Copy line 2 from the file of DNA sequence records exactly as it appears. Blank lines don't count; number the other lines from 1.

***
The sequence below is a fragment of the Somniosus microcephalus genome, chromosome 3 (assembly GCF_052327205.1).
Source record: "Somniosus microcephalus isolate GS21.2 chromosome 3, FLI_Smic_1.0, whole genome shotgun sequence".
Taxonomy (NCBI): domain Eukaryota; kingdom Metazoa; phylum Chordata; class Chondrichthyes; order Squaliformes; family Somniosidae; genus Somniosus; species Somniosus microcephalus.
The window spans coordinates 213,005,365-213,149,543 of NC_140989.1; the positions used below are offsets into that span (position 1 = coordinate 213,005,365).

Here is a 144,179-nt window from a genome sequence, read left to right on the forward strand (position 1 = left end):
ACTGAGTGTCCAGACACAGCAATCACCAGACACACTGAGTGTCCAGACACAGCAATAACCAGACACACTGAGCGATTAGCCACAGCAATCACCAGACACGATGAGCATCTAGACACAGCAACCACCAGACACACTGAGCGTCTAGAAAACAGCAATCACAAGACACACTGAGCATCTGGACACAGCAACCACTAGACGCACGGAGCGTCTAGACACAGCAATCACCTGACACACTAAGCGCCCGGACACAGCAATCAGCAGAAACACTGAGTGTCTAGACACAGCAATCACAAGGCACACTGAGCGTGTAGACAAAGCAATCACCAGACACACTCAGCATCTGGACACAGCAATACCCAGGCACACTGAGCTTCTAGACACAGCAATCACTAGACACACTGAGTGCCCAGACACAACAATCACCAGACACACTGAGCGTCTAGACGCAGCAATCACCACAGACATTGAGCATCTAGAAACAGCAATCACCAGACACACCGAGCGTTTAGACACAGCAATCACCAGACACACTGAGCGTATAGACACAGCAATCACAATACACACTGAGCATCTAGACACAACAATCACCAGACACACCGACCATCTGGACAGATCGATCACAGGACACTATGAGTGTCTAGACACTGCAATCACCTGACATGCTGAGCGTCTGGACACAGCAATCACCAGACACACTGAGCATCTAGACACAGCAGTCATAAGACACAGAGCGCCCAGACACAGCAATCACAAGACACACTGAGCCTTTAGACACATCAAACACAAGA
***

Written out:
Source record: "Somniosus microcephalus isolate GS21.2 chromosome 3, FLI_Smic_1.0, whole genome shotgun sequence".